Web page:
'I wished she was dead': Living with my daughter's bipolar meltdowns
The New Paper
By Maureen Koh
In a separate interview, Mr Leonard Koh, 45, recalls: "I was so shocked to see Madam Cheong sitting on the window ledge, pulling the right arm of her daughter, who was half-kneeling and half-squatting on the floor."
The technician, who is still renting a room, quickly separated the pair.
"I held on tightly to Madam Cheong because I was so worried that she may just jump."
He later called his older sister, a nurse, for help.
Madam Cheong says: "If not for Mr Koh, I dread to think what would have happened today."
Wendy admits that the same incident made her realise she has a part to play in keeping her illness under control.
She says: "I had dreams... beautiful ones... of going to university and studying to be a journalist."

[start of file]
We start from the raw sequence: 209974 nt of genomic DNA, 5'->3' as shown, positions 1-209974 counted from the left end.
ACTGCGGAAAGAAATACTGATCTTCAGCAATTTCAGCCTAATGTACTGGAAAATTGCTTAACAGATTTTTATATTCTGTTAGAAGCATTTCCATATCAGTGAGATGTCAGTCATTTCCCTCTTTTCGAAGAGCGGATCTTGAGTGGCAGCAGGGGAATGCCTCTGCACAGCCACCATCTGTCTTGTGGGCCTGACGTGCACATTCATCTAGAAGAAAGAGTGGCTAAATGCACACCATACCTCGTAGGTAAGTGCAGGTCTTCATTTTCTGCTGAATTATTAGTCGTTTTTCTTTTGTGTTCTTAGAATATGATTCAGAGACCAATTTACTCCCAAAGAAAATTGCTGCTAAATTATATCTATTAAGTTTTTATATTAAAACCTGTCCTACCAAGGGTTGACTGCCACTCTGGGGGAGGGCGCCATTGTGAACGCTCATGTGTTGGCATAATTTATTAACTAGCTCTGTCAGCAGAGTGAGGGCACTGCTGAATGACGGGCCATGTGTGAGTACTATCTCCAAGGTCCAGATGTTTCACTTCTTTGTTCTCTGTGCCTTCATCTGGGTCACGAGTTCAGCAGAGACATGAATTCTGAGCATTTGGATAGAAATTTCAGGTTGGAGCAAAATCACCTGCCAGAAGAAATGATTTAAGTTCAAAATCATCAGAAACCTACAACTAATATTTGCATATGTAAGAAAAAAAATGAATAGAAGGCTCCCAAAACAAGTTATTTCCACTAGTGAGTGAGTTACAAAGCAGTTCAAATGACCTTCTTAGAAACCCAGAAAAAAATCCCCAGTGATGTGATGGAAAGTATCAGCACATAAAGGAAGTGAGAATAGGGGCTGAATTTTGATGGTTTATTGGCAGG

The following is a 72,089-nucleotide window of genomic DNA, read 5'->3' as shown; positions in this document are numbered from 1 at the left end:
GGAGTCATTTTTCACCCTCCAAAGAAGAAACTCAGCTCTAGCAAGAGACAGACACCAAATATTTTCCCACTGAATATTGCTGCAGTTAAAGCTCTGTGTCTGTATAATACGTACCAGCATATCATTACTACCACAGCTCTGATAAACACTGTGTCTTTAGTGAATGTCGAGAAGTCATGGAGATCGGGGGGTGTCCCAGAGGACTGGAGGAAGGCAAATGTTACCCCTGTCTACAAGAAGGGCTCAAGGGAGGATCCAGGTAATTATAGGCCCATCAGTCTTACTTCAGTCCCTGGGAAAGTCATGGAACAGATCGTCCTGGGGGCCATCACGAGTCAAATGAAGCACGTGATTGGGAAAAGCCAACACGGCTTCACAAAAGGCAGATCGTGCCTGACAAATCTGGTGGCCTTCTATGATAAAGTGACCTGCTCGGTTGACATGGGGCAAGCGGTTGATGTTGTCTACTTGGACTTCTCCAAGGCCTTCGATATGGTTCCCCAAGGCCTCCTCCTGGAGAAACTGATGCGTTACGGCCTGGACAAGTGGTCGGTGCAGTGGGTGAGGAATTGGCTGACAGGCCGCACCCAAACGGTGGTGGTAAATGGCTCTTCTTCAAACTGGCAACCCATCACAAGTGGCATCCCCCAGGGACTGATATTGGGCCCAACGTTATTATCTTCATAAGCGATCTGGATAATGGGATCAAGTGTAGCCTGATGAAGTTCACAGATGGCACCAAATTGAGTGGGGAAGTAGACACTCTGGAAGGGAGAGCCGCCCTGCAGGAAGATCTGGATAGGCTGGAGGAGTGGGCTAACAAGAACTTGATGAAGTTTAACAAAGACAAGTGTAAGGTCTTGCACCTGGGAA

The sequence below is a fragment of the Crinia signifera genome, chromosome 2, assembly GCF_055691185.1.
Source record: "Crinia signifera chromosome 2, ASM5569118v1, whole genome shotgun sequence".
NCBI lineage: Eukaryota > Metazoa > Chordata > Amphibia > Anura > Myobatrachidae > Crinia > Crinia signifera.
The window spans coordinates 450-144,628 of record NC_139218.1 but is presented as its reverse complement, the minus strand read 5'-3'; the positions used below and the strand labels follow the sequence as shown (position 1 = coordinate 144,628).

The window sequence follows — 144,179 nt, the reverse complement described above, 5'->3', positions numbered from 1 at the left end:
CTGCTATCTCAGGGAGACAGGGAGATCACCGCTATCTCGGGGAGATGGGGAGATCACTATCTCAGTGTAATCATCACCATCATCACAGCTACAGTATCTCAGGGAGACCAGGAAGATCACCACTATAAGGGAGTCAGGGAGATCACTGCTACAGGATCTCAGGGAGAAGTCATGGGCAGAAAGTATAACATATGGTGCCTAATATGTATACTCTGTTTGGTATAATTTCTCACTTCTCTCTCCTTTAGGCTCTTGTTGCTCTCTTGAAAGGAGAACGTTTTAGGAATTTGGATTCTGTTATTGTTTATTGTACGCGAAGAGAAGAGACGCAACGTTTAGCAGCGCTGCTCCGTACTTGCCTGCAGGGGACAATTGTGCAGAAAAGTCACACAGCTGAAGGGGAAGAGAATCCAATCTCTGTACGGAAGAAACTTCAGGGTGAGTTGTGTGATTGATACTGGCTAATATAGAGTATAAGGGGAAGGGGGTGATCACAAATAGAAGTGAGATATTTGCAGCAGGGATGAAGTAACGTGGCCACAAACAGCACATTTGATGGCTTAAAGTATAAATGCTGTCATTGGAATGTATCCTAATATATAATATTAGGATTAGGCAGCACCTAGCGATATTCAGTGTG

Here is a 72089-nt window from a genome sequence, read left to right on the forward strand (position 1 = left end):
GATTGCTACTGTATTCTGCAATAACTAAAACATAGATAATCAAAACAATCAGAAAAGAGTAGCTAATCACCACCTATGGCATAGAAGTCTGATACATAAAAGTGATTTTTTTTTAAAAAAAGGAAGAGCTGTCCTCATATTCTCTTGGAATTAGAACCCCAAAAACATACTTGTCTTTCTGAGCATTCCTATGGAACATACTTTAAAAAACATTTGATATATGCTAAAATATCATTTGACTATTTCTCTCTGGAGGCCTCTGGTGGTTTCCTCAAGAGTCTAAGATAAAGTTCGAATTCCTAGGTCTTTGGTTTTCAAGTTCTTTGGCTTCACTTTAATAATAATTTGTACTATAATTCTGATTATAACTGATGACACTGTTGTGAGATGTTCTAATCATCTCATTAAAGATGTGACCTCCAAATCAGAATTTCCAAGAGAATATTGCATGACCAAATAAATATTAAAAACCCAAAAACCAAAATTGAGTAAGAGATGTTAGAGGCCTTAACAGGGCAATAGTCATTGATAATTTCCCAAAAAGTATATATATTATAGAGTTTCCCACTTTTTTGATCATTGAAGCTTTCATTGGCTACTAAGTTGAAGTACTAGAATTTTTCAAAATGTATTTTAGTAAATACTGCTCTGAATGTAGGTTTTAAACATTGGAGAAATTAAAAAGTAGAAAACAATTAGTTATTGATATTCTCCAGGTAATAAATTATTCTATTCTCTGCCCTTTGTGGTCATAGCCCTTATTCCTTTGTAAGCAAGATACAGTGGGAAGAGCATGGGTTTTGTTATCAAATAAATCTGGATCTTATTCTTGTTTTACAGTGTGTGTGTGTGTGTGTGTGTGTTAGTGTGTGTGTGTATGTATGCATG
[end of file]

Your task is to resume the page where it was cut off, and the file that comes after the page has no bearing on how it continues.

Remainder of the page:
But she started to suffer bouts of depression just after her A-level exams.
Says Wendy: "I don't really know what happened, but suddenly, I had these bouts of depression for no reason. I thought I was going bananas."
By the time she got her results - 3As and 2Bs - her condition had deteriorated.
"One minute, I felt on top of the world and the next, I felt utterly in despair. It got to a point where I felt like I couldn't breathe," adds Miss Wendy.
It didn't help that the self-confessed introvert did not have many friends she could confide in.
"There was only this one friend, but she started to keep a distance (from me) because she said my depression made her depressed. She didn't like that kind of feeling."
Other incidents "that were totally out of control" made it harder for Wendy.
Photos: Famous people with bipolar disorder
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(Photos: Reuters, AFP, Internet, ST, RazorTV)